An Argument for Education Reform in Georgia

By Phil Kent

Twenty years ago Albert Shanker, then-president of the American Federation of Teachers, startled an audience of educators by declaring that a primary distinction between foreign schools and American public schools is our emphasis on bureaucracy. “We spend half our money on bureaucracy, whereas the other schools in the world don’t spend more than 20 percent.” Sad to say, in spite of some public and private school success stories involving dedicated teachers and students, his words still ring true— and the bureaucracy has grown larger.

To his credit, U.S. Education Secretary Arne Duncan has been encouraging the growth of individual charter schools and charter systems that don’t have the onerous bureaucratic restrictions of public schools. Upon assuming his post, Duncan said “states that don’t have charter school laws, or put artificial caps on the growth of charter schools, will jeopardize their (grant) application” for the Obama administration’s $4.3 billion “Race to the Top” initiative to improve k-12 schooling. But the unions and education bureaucrats are fighting back, and the administration is unfortunately retreating from those requirements.

Georgia’s educational bureaucracy is just as stifling as the federal one, and in recent years there has been little public education reform nor any significant boost in SAT scores. The good news was the state’s rewrite of its curriculum, making it more rigorous. Even so, an all-time high number of college freshman are required to take remedial courses and two-thirds of HOPE scholarship recipients lose their scholarships in their first year of college due to low grades. No wonder one candidate for state school superintendent has adopted the slogan “We Can Do Better.” Even incumbent School Superintendent Kathy Cox, running for re-election, can’t argue with that.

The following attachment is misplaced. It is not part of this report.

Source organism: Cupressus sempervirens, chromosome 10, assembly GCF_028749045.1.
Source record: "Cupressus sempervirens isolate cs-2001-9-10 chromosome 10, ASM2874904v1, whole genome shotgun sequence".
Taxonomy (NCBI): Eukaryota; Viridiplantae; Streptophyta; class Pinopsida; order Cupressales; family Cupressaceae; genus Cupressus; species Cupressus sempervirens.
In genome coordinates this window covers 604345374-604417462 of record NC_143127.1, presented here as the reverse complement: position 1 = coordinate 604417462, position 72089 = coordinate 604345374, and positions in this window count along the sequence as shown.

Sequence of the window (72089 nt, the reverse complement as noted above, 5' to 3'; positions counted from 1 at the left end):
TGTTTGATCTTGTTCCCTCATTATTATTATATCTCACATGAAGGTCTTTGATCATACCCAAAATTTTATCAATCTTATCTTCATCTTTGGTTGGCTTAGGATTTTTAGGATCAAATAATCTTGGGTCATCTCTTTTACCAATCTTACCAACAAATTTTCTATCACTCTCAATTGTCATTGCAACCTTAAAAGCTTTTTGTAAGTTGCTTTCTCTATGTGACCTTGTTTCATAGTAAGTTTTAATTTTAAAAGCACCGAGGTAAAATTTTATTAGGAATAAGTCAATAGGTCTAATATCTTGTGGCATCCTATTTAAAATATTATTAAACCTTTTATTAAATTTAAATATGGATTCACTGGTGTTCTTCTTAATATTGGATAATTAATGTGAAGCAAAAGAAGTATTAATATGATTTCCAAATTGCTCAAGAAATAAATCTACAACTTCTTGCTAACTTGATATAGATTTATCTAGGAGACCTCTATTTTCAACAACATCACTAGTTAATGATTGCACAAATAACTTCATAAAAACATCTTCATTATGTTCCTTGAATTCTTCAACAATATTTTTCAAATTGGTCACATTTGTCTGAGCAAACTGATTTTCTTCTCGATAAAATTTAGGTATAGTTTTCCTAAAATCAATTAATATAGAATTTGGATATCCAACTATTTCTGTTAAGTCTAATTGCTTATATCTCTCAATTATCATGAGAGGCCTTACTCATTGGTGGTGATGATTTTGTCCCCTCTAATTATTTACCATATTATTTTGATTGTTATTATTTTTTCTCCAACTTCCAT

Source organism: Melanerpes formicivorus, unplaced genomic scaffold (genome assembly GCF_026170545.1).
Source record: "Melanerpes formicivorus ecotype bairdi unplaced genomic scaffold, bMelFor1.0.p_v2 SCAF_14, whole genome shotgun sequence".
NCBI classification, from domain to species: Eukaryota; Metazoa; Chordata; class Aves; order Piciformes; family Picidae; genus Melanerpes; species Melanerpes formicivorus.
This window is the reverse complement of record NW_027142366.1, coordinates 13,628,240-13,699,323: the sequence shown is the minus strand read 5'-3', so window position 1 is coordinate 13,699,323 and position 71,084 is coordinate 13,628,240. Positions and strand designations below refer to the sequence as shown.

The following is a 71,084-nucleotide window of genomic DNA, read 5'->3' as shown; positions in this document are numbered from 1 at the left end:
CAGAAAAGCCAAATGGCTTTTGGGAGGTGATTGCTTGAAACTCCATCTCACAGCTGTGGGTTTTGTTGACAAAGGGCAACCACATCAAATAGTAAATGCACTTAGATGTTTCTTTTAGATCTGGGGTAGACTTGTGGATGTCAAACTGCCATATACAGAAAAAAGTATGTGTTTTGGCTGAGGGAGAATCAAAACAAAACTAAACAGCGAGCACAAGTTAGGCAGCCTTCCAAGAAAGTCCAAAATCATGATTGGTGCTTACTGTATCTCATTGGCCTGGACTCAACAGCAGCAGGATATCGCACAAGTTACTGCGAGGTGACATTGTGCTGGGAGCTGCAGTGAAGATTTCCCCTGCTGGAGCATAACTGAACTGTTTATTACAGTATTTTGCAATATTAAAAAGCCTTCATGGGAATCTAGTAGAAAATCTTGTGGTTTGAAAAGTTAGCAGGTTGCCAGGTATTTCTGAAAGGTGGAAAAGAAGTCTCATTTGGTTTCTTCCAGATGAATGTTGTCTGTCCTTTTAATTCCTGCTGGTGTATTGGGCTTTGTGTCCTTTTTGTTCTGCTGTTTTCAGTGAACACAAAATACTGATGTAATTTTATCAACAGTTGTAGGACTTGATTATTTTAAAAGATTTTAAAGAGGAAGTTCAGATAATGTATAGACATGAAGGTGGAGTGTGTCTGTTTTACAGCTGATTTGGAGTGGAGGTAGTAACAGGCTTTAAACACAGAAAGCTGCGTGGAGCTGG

What about all too many of today’s teachers? Gary Walker, director of educator ethics of the Georgia Professional Standards Commission, speaks frankly: “Now educator salaries – because of the efforts of legislators and governors— are competitive across the nation. So we have some that are more interested in the salaries than in the service. And we’ve got some out there that just don’t like children.” Walker also notes societal changes. “We’ve got teachers here, particularly in the metro (Atlanta) area, that will stay out a good part of the night, come back in, then the next morning they run late, forget to take a shower or brush their teeth, and we get reports that they came in smelling like alcohol.” Incredible.

Good educators that toil in the vineyards, though, want to be measured by the academic gains of their students, not their overall test scores. Indeed, a principal told me that she often spends more time making parents fill out required paperwork than engaging them in the learning process.

One of the greatest failures is that very little character education is being taught in elementary schools, even though such courses are required by state law. There’s a particular need in Title I schools where over 50 percent of the student body is below the poverty line. Title I monies could be spent on such programs, yet they have gone unspent and are just rolled over year after school year. Georgia public schools are striving to teach reading and writing, but most neglect to teach the principles of character— especially respecting other students, parents and people in authority positions. Teaching the basics of “right” and “wrong” to youngsters make for a better classroom learning environment, but there is little interest in that from Georgia’s education bureaucracy.

“We Can Do Better.” That mission, with accompanying reform recommendations, ought to be adopted by every candidate for governor and school superintendent in 2010 when it comes to public education.